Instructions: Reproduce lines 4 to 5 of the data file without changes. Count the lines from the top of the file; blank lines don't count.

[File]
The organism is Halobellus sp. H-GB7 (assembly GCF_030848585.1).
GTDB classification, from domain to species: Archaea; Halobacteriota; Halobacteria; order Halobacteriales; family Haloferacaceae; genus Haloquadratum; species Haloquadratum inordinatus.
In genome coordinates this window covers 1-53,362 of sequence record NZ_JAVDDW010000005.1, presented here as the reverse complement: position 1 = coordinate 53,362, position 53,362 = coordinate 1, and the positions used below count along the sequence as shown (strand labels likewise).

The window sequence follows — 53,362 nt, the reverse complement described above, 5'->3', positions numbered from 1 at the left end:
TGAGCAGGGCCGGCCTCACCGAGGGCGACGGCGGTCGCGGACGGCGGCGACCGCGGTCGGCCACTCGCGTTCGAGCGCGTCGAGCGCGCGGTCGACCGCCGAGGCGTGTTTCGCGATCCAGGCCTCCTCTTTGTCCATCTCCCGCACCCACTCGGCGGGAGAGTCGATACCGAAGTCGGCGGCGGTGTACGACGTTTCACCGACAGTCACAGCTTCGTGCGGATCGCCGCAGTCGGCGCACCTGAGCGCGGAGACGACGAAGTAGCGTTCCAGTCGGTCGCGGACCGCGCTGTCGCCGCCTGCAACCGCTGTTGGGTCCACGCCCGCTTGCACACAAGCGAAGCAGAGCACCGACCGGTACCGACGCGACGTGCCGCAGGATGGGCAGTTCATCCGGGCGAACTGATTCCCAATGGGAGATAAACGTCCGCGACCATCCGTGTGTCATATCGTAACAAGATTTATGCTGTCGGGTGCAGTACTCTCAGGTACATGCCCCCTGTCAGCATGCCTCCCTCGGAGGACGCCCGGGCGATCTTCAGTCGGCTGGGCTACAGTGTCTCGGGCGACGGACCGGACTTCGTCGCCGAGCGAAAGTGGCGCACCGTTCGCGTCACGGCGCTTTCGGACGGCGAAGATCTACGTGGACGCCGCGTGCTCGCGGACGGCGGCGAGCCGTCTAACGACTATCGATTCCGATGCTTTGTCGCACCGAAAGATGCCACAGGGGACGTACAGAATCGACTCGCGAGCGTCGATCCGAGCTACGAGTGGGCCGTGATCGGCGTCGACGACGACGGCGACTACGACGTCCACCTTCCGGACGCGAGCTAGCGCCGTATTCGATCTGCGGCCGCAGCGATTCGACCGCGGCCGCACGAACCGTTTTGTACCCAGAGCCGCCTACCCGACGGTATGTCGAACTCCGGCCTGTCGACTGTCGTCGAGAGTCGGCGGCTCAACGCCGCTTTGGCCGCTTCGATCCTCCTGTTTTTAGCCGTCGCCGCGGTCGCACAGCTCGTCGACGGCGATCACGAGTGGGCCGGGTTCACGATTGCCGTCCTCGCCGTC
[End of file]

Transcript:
The window sequence follows — 53,362 nt, the reverse complement described above, 5'->3', positions numbered from 1 at the left end:
TGAGCAGGGCCGGCCTCACCGAGGGCGACGGCGGTCGCGGACGGCGGCGACCGCGGTCGGCCACTCGCGTTCGAGCGCGTCGAGCGCGCGGTCGACCGCCGAGGCGTGTTTCGCGATCCAGGCCTCCTCTTTGTCCATCTCCCGCACCCACTCGGCGGGAGAGTCGATACCGAAGTCGGCGGCGGTGTACGACGTTTCACCGACAGTCACAGCTTCGTGCGGATCGCCGCAGTCGGCGCACCTGAGCGCGGAGACGACGAAGTAGCGTTCCAGTCGGTCGCGGACCGCGCTGTCGCCGCCTGCAACCGCTGTTGGGTCCACGCCCGCTTGCACACAAGCGAAGCAGAGCACCGACCGGTACCGACGCGACGTGCCGCAGGATGGGCAGTTCATCCGGGCGAACTGATTCCCAATGGGAGATAAACGTCCGCGACCATCCGTGTGTCATATCGTAACAAGATTTATGCTGTCGGGTGCAGTACTCTCAGGTACATGCCCCCTGTCAGCATGCCTCCCTCGGAGGACGCCCGGGCGATCTTCAGTCGGCTGGGCTACAGTGTCTCGGGCGACGGACCGGACTTCGTCGCCGAGCGAAAGTGGCGCACCGTTCGCGTCACGGCGCTTTCGGACGGCGAAGATCTACGTGGACGCCGCGTGCTCGCGGACGGCGGCGAGCCGTCTAACGACTATCGATTCCGATGCTTTGTCGCACCGAAAGATGCCACAGGGGACGTACAGAATCGACTCGCGAGCGTCGATCCGAGCTACGAGTGGGCCGTGATCGGCGTCGACGACGACGGCGACTACGACGTCCACCTTCCGGACGCGAGCTAGCGCCGTATTCGATCTGCGGCCGCAGCGATTCGACCGCGGCCGCACGAACCGTTTTGTACCCAGAGCCGCCTACCCGACGGTATGTCGAACTCCGGCCTGTCGACTGTCGTCGAGAGTCGGCGGCTCAACGCCGCTTTGGCCGCTTCGATCCTCCTGTTTTTAGCCGTCGCCGCGGTCGCACAGCTCGTCGACGGCGATCACGAGTGGGCCGGGTTCACGATTGCCGTCCTCGCCGTC